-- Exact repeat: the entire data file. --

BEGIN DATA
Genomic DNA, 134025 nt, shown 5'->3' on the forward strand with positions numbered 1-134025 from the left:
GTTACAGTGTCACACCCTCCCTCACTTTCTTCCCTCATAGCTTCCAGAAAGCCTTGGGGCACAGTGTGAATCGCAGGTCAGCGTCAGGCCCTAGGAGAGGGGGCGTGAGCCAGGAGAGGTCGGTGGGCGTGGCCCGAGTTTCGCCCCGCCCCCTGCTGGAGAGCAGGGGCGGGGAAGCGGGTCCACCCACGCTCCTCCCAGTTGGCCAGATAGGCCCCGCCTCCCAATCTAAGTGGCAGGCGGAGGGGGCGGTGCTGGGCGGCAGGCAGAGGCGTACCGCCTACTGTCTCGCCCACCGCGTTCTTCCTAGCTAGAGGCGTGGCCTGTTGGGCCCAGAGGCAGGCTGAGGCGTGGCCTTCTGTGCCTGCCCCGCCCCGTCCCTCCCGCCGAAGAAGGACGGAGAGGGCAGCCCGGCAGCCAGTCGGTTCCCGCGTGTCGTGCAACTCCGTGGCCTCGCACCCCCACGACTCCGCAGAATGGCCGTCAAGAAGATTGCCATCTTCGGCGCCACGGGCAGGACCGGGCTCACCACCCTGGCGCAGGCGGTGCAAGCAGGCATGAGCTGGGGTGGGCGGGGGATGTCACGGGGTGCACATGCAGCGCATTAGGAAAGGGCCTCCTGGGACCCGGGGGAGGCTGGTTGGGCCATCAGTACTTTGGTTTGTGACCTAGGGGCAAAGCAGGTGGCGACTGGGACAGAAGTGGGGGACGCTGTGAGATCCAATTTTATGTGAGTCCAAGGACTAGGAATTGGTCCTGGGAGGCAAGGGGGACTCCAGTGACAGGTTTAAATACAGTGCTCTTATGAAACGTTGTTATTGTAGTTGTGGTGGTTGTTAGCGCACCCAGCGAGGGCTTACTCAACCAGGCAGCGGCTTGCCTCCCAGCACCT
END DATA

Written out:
Genomic DNA, 134025 nt, shown 5'->3' on the forward strand with positions numbered 1-134025 from the left:
GTTACAGTGTCACACCCTCCCTCACTTTCTTCCCTCATAGCTTCCAGAAAGCCTTGGGGCACAGTGTGAATCGCAGGTCAGCGTCAGGCCCTAGGAGAGGGGGCGTGAGCCAGGAGAGGTCGGTGGGCGTGGCCCGAGTTTCGCCCCGCCCCCTGCTGGAGAGCAGGGGCGGGGAAGCGGGTCCACCCACGCTCCTCCCAGTTGGCCAGATAGGCCCCGCCTCCCAATCTAAGTGGCAGGCGGAGGGGGCGGTGCTGGGCGGCAGGCAGAGGCGTACCGCCTACTGTCTCGCCCACCGCGTTCTTCCTAGCTAGAGGCGTGGCCTGTTGGGCCCAGAGGCAGGCTGAGGCGTGGCCTTCTGTGCCTGCCCCGCCCCGTCCCTCCCGCCGAAGAAGGACGGAGAGGGCAGCCCGGCAGCCAGTCGGTTCCCGCGTGTCGTGCAACTCCGTGGCCTCGCACCCCCACGACTCCGCAGAATGGCCGTCAAGAAGATTGCCATCTTCGGCGCCACGGGCAGGACCGGGCTCACCACCCTGGCGCAGGCGGTGCAAGCAGGCATGAGCTGGGGTGGGCGGGGGATGTCACGGGGTGCACATGCAGCGCATTAGGAAAGGGCCTCCTGGGACCCGGGGGAGGCTGGTTGGGCCATCAGTACTTTGGTTTGTGACCTAGGGGCAAAGCAGGTGGCGACTGGGACAGAAGTGGGGGACGCTGTGAGATCCAATTTTATGTGAGTCCAAGGACTAGGAATTGGTCCTGGGAGGCAAGGGGGACTCCAGTGACAGGTTTAAATACAGTGCTCTTATGAAACGTTGTTATTGTAGTTGTGGTGGTTGTTAGCGCACCCAGCGAGGGCTTACTCAACCAGGCAGCGGCTTGCCTCCCAGCACCT